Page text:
Every month, thousands of ex-racehorses, work horses, and
family ponies are crammed into double-decker trucks where they can barely
stand, and shipped hundreds of miles to Canada and Mexico. After arriving
across the border, they are slaughtered for food exports to Europe and Asia,
where horse meat is considered a delicacy. As Brad Woodard of Houston's KHOU-TV
last month, the journey is harsh and the killing methods are brutal. Yet it
still happens day after day -- even though Texas and other states have banned
horse slaughter, Congress has failed to shut down the cruel exports.
In the first weeks of the 111th Congress, House
Judiciary Chairman John Conyers (D-Mich.) and Rep. Dan Burton (R-Ind.) have
reintroduced their bill, H.R. 503, the Prevention
of Equine Cruelty Act. Previous bills to end horse slaughter have been
blocked by some western lawmakers and committee chairs aligned with the
agribusiness industry, but now it's time to get the job done and put this issue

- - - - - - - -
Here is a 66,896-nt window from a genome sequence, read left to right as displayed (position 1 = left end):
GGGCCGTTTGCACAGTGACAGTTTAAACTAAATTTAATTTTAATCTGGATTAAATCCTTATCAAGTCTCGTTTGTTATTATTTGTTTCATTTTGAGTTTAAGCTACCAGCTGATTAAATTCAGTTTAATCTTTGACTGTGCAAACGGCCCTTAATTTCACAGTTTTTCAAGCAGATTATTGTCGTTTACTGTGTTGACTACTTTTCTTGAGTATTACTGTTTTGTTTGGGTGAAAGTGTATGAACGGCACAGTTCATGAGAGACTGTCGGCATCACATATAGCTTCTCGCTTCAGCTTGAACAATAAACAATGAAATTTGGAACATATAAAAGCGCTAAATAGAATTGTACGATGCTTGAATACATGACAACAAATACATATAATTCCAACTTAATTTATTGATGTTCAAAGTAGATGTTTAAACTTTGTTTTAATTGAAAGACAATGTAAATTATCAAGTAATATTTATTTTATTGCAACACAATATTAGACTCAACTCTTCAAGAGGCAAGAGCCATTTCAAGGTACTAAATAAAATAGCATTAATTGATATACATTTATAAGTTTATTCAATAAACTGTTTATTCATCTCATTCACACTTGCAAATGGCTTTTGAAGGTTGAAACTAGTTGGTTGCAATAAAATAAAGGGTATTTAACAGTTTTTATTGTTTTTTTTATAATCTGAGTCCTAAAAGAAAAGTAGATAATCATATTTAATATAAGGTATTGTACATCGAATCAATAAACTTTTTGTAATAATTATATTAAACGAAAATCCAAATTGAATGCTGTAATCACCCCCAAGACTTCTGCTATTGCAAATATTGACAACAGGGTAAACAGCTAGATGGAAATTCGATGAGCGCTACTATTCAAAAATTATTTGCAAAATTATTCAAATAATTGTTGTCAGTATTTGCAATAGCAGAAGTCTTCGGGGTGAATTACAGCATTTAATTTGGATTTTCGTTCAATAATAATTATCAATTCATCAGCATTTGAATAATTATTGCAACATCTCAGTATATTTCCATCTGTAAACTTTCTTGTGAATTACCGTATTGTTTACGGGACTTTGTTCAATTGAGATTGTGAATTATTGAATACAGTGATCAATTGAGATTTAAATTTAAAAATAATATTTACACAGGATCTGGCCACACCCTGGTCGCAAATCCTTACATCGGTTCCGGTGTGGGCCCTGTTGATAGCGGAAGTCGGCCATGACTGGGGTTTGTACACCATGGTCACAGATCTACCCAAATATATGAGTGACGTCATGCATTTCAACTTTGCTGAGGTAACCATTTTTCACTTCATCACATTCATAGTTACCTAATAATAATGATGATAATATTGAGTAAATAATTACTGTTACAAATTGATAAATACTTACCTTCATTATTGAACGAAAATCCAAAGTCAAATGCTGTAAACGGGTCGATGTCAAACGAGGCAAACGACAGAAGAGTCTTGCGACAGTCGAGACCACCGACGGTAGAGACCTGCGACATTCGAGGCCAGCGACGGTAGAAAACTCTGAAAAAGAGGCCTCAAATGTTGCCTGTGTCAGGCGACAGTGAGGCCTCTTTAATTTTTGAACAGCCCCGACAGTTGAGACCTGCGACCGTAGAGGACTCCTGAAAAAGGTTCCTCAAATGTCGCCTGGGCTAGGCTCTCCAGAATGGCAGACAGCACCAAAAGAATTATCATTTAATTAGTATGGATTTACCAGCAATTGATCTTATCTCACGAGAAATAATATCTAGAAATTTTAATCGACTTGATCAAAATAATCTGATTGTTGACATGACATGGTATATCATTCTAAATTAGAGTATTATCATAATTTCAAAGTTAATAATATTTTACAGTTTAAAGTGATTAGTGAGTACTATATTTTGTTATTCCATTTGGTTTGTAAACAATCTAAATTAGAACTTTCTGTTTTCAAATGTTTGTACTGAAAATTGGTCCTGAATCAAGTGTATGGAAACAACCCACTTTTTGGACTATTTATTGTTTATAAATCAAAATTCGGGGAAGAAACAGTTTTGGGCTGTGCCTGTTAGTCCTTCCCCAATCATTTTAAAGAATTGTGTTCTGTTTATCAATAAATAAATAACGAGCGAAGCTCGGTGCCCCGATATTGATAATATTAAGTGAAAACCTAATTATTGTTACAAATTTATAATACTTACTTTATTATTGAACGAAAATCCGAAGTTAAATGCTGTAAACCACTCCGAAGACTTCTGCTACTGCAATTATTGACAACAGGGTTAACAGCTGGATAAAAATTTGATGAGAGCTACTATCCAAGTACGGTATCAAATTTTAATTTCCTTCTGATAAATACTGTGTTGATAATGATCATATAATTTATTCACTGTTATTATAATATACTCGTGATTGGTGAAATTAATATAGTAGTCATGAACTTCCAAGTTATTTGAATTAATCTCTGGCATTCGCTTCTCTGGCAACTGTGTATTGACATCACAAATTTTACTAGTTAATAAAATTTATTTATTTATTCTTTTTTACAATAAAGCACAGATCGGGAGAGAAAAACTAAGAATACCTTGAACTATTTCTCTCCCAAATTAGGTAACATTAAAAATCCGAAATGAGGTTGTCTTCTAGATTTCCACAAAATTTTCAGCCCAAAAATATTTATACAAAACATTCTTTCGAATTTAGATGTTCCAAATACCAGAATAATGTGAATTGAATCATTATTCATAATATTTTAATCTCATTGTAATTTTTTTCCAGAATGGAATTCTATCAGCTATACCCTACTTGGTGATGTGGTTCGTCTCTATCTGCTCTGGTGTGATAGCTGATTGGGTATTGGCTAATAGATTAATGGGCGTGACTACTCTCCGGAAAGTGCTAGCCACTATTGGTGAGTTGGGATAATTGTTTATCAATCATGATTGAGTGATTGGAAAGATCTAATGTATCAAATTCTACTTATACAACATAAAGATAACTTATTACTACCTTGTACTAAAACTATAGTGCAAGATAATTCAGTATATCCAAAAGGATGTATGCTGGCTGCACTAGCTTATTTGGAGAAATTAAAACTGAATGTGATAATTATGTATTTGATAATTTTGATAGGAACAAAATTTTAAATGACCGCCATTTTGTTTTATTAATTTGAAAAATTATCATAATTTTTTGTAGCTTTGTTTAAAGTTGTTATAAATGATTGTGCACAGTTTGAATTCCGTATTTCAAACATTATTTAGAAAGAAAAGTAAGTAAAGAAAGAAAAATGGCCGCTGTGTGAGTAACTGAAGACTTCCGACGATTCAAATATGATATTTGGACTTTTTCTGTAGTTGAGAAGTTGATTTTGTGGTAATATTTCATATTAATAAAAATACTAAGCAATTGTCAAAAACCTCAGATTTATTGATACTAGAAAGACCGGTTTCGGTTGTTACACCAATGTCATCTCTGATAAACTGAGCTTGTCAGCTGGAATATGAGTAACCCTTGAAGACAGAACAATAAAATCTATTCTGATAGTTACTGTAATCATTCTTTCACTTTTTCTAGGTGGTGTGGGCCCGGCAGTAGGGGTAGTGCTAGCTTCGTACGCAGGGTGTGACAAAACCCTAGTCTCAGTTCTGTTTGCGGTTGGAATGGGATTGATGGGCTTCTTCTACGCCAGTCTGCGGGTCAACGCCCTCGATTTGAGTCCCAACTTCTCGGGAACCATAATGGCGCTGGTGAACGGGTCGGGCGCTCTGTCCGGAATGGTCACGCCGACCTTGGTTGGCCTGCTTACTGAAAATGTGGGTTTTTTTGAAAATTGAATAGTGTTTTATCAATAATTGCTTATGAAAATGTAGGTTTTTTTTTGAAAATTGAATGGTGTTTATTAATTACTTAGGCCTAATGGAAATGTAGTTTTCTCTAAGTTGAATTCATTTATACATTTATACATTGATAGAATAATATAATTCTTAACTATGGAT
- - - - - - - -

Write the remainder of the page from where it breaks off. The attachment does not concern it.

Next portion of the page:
to rest. Americans don't eat horse meat and our horses are not raised for food.
They shouldn't be scooped up by opportunistic "killer buyers" when there are willing
adopters and a network of horse rescues ready to assist.
Investigators from The Humane Society of the United States
have documented the long-distance transport of horses to Juarez, Mexico, and
the clumsy killing methods such as stabbing them in the spine. Watch
this video to be reminded of the cruelty to horses that is still taking
place, while agribusiness groups use stalling tactics and make the same old
tired arguments about "unwanted" horses. Then take action by telling Congress
to pull in the reins on this abusive, foreign-driven market, and finally pass the
Prevention of Equine Cruelty Act.